Iran
Iran

Iran

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  • Pages: 8 (3744 words)
  • Published: November 4, 2018
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Iran is a country located in the Middle East. The main source of income for the country is oil, the one object that had greatly influenced its history. Iran’s present government is run as an Islamic Republic. A president, cabinet, judicial branch, and Majilesor or legislative branch, makes up the governmental positions. A revolution that overthrew the monarch, which was set in 1930, lasted over 15 years.

Crane Brinton’s book, An Anatomy of a Revolution, explains set of four steps a country experiences when a revolution occurs. Symptoms, rising fever, crisis, and convalescence are the steps that occur. The Iranian Revolution followed the four steps in Crane Brinton’s theory, symptoms, rising fever, crisis, and convalescence occurred. Numerous symptoms led to the crumbling downfall of Reza Shah Pahlavi, ruler of Iran until 1978. One of these symptoms is rising expectations which can be seen during the 1960’s and 70’s. The rich Shah cleared the way for the land reform law, enacted in 1962. The land minority had to give up its land to the government, and among those stripped of land, were the Shi’ah Muslims. Iran’s power structure was radically changed in a program termed the “White Revolution”.

On January 26, 1963, the White Revolution was endorsed by the nation. By 1971, when land distribution ended, about 2,500,000 families of the farm population benefited from the reforms. From 1960-72 the percentage of owner occupied farmland in Iran rose from 26 to 78 percent. Per capita income rose from $176 in 1960 to $2,500 in 1978. From 1970-77 the gross national product was reported to increase to an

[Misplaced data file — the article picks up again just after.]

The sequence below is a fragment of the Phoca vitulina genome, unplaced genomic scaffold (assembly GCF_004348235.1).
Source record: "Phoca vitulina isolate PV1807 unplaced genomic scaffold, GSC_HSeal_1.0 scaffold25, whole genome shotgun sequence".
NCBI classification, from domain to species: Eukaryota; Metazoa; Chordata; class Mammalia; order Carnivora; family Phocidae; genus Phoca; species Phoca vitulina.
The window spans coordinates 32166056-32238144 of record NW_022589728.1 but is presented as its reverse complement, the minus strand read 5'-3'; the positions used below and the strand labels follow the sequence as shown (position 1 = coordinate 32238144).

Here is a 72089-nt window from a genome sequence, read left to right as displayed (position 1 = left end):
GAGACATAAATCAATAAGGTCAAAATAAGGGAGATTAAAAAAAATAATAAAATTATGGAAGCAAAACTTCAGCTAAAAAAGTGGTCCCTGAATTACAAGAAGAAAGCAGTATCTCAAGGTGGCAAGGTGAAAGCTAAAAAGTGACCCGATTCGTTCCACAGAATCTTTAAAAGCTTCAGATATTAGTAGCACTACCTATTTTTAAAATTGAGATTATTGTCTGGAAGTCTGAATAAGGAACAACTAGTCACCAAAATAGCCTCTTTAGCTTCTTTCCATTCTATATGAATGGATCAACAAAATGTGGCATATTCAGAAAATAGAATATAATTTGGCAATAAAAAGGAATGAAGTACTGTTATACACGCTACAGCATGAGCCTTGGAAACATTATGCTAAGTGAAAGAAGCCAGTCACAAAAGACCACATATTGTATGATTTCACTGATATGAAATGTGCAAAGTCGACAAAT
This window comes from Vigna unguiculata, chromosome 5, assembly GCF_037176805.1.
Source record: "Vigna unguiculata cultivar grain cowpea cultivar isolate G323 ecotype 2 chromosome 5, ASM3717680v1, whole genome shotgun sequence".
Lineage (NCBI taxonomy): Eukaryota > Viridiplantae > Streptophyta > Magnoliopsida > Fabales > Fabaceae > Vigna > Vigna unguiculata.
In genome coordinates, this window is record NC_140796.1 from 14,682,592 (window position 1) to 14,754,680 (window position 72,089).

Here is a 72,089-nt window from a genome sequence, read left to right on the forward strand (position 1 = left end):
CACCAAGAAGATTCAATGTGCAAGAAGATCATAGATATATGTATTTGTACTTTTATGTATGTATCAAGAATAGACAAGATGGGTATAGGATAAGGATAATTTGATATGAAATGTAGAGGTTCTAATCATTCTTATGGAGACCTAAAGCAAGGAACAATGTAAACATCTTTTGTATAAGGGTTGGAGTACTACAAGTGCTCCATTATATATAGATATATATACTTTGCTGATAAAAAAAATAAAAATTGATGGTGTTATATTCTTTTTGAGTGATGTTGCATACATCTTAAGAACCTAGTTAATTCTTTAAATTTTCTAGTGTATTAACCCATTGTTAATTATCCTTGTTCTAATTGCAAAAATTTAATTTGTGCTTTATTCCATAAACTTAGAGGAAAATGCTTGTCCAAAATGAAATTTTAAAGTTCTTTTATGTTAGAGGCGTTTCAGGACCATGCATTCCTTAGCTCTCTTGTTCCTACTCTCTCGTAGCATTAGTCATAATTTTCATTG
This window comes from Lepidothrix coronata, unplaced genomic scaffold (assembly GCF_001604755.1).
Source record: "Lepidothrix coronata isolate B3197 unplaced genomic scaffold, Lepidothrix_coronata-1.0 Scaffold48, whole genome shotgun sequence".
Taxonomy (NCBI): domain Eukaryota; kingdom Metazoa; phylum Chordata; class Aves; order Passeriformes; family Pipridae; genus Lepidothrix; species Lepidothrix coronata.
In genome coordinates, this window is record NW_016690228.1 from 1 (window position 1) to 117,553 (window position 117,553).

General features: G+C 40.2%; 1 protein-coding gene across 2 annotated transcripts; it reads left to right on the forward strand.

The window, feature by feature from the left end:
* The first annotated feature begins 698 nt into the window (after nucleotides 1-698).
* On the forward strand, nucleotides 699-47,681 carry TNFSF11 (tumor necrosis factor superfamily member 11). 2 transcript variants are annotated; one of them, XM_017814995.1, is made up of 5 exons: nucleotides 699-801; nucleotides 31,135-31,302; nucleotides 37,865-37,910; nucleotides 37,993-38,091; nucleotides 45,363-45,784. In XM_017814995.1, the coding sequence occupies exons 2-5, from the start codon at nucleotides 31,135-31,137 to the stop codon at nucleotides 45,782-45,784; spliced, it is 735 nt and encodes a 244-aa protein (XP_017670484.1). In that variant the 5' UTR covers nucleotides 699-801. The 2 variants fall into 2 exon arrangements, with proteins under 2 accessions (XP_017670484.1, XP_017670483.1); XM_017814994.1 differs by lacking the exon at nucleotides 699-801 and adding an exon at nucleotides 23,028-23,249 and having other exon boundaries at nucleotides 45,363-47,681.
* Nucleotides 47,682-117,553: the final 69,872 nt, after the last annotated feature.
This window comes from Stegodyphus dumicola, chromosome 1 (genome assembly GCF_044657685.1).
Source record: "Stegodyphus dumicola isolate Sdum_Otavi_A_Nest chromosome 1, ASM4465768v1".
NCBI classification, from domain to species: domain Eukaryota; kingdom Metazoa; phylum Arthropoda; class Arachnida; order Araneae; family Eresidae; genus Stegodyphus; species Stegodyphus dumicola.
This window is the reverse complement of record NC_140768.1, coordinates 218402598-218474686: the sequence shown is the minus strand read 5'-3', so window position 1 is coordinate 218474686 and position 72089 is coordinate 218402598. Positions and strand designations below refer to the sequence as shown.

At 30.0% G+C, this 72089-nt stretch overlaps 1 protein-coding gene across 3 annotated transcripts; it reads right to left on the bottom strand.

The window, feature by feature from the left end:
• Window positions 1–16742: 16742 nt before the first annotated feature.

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annual rate of 7.8% (“Iran” 896). As a result of this thriving economy, the income gap rapidly widened. Exclusive homes, extravagant restaurants, and night clubs and streets loaded with expensive automobiles served as daily reminders of a growing income spread. This created a perfect environment for many conflicts to arise between the classes. Iran’s elite class consisted of wealthy land owners, intelligencia, military leaders, politicians, and diplomats. The Elite continued to support the monarchy and the Shah.

The peasants were victim of unfulfilled political expectations, surveillance by the secret police, and the severe social and economic problems that resulted from modernization. The middle class favored socialism over capitalism, because capitalism in their view supported the elite, and does not benefit the lower classes. The middle class was the most changeable element in the group, because they enjoyed some of the privileges of the elite, which they would like to protect. At the same time, they believed that they had been cheated by the elite out of their share of the industrialization wealth (Orwin 43). About this time, the middle class, which included students, technocrats, and modernist professionals, became discontent with the economy. The key event should have further stabilized the royal dictatorship, but the increase in oil prices and oil income beginning in 1974 caused extreme inflation. This was due to the investment strategy followed by the Shah, which led to a spectacular 42% growth rate in 1974. (Cottam 14). And because of the Shah’s support structure which enabled the new rich to benefit from inflation, the